Demystifying OSHA Inspections Part 1:

How does your practice get chosen by OSHA to be inspected?

The usual way for a practice gets inspected is when an employee, ex-employee or patient reports it to OSHA for violations of OSHA regulations. This is called a “for cause” inspection.

If a current employee reports a true regulation offense then a practice will be inspected. OSHA takes that type of report very seriously.   They are aware that sometimes an ex-employee may be angry and lashing out.  If, in their judgment, that is the case OSHA may send you a letter asking for details and an explanation instead of inspecting.  Receiving a letter does not mean you can dismiss the issue.  You have a limited time to answer.  If you do not answer the letter or do not answer it to OSHA’s satisfaction, they will show up to inspect.  They will not give you advance notice and you cannot stop them from inspecting.  If you refuse they will leave and return with the police and a warrant.  A “for cause” inspection is usually limited in scope to the area or areas reported.  They can expand the scope if they notice something wrong during their inspection.  It is important not to volunteer information to an inspector unless they ask a question.

Saying something like “we have an excellent training program” requires them to expand their scope to your training program.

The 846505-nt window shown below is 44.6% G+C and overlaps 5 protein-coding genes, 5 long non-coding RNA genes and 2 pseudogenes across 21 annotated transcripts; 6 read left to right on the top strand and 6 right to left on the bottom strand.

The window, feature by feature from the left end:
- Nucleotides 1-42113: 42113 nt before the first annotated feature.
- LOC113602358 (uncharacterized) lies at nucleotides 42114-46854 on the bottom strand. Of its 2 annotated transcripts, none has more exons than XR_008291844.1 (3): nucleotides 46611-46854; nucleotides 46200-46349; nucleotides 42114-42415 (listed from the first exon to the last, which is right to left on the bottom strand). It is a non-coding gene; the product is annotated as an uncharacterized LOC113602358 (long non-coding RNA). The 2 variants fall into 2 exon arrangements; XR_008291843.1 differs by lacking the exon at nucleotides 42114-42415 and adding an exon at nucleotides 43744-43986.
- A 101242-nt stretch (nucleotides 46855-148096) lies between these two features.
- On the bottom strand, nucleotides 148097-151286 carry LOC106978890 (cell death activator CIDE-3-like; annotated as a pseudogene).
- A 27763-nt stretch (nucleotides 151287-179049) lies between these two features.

The second kind of inspection is a “random” inspection. Every year OSHA has a schedule. The first priority is reported violations. The second priority is businesses at high risk for employee injury and death like construction, manufacturing, mining and farming.   These types of businesses are closely watched and are on permanent rotation for inspection.   The source list is a compilation of federal records and state records for states that have their own OSHA program.

The third priority is business types that have not been inspected for a while.  Recently healthcare came up on this last list. The recent economic downturn has reduced activity in the high risk business, giving OSHA more time to extend their reach.  The surprising number of violations found during these inspections has resulted in some states adding healthcare, especially dental, to their permanent list for random inspections. Unlike the “for cause” inspections, random inspections are full scope.  The inspectors will look at all areas of regulations.

Action Items if an OSHA inspector shows up at your office:

  1. Ask them, politely, to wait while you notify management. You can keep them waiting up to 20 minutes. Always be courteous and polite. This actually works to keep down the number of citations and the amount of fines.
  2. Notify management and take a quick look around for any obvious problems that can be quickly corrected such as an overfull sharps container or unsecured gas cylinders.
  3. If you are a TMC OSHA client with support, call our Client Services Center for advice and assistance through all phases of the inspection process. If you are not a current client or do not have support it only takes minutes to get you added as a client and we will assist immediately.